Starting on the coast in Durban, the course stretches 86.96km to Pietermaritzburg at 670m above sea level. Over 18,000 runners tested themselves over the ‘Big Five’; Cowies Hill, Fields Hill, Botha’s Hill, Inchanga and Polly Shorts. From the base of the first hill, Cowies, to the top of Botha’s Hill you climb 502 meters in the space of only 22 kilometers. Any seasoned ‘Comrade’ will tell you this translates into a lot of climbing. The first half of the ‘up’ is challenging, it needs to be respected and paced, any early exuberance will be paid for dearly later on in the day.

It was a day of no real surprises (read my preview HERE). However, without doubt the performance of the day came from my pre race ‘dark horse’ prediction, Jonas Buud. He moved up the field in the latter stages of the race from 36th to 2nd. Quite incredible! He was never in with a chance of catching Moshiywa but if ever a lesson in pacing was needed, Buud provided it.

Claude Moshiywa ran an extremely gutsy run. He obtained a gold medal in 2012 for the ‘down’ run and in 2011 he was 3rd overall for the ‘up’ run. Breaking away and running solo for the final 12+ miles he looked impressive for the duration of the whole race. The only blip coming on Polly Shorts (the final tough climb) when I looked in pain. However, on reflection when we had the opportunity to see all the other runners tackle this final climb, they looked no better. I am sure it was just a combination of the distance covered, the heat, the wind and the gradient. Moshiywa is a real family man and on the finish line he explained how he starts training at 0300 every morning so that he can then go to work and be available for his family in the evening.

Men’s Results

  1. Claude Moshiywa – 5:32:09
  2. Jonas Buud – 5:41:21
  3. Mpesela Ntlosoeu – 5:43:38
  4. Ludwick Mamabolo – 5:45:49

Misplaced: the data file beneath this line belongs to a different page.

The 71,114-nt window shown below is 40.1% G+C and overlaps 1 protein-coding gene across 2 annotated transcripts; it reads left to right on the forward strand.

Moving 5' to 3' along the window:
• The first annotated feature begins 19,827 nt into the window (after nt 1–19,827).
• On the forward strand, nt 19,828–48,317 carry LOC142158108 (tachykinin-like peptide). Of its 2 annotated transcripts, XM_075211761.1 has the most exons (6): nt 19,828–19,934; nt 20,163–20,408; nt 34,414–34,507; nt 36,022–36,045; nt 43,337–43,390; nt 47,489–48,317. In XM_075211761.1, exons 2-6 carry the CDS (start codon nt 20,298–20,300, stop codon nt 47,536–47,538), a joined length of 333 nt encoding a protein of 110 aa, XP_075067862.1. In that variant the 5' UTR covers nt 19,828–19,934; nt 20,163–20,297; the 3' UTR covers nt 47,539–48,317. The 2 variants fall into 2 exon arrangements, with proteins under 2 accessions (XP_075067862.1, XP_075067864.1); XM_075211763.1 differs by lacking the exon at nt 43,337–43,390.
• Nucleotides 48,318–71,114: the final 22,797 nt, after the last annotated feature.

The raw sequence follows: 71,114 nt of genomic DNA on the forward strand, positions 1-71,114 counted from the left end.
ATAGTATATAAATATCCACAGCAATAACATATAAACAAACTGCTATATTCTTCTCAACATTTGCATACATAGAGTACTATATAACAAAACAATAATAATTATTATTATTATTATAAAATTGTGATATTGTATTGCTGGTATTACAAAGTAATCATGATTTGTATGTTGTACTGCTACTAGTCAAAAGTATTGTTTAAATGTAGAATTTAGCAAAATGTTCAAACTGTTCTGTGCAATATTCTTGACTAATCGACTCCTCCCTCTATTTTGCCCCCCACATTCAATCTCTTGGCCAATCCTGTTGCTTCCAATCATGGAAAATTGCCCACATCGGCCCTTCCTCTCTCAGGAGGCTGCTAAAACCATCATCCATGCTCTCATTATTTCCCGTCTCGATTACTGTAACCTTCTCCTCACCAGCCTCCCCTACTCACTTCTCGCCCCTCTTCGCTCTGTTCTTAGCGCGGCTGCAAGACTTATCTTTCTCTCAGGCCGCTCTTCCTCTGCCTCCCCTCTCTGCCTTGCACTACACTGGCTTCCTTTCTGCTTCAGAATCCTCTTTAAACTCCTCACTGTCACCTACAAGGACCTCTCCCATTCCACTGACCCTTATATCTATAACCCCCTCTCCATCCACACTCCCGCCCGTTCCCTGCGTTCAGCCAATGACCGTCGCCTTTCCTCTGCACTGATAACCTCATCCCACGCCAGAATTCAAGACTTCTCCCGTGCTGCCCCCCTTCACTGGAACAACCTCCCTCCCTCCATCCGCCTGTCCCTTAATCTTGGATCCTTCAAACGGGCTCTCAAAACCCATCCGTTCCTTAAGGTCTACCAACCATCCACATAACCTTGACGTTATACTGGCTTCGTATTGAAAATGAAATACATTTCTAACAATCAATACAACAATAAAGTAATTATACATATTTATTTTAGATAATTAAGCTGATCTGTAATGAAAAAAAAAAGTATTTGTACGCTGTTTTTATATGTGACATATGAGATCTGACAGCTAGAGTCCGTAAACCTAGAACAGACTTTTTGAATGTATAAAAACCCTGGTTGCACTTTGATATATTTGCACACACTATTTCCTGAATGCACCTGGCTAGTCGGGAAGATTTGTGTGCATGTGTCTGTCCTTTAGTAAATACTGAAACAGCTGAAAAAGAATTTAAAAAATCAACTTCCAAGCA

5. Johannes Kekana – 5:46:27
  6. Henry Moyo – 5:46:52
  7. Joseph Mphuthi – 5:48:00
  8. Mike Fokoroni – 5:50:11
  9. Rufus Photo – 5:51:52
  10. Stephen Muzinghi – 5:52:38

The ladies race without Ellie Greenwood went to the same format of the past eleven years (The only break in this tradition came in 2005 when Tatyana Zhirkova won the race) with sisters, Elena and Oleysa Nurgalieva dominating the race. In the closing stages, Elena who had won the race seven times (now eight) pulled away from her sister to cross the line just less than one minute ahead of her. Without doubt ‘The Twins’ are the queens of Comrades. To perform at such a consistent level for over a decade is without doubt a remarkable achievement.

South African hopes lay with Charne Bosman. Bosman, new to ultra running looked very good early on but in the latter stages the distance and heat took it’s toll and she faded allowing Russian Irina Antropova to take third place almost fifteen minutes behind the twins.

Bosman looked safe for fourth but then my pre race prediction, Joasia (Jo) Zakrzewski produced a remarkable comeback and sprinted around the track to snatch fourth place (a repeat of her 2012 placing) just seven seconds ahead of Bosman.

After the race, Zakrzewski said, “I didn’t know I could sprint but needs must when you’re 150m down with 400m to go!”.

Women’s Results

  1. Elena Nurgalieva – 6:27:09
  2. Olesya Nurgalieva – 6:28:07
  3. Irina Antropova – 6:44:36
  4. Joasia Zakrzewski – 6:53:29
  5. Charne Bosman – 6:53:35
  6. Marina Zhalybina – 6:56:55
  7. Holly Rush – 7:04:21
  8. Melanie Van Rooyen – 7:08:09
  9. Kerry Koen – 7:15:07
  10. Julanie Basson – 7:21:02

Course records:

  • Men: Leonid Shvetsov (Rus) – 5:24:49 set in 2008
  • Women: Elena Nurgalieva (Rus) – 6:09:23 set in 2006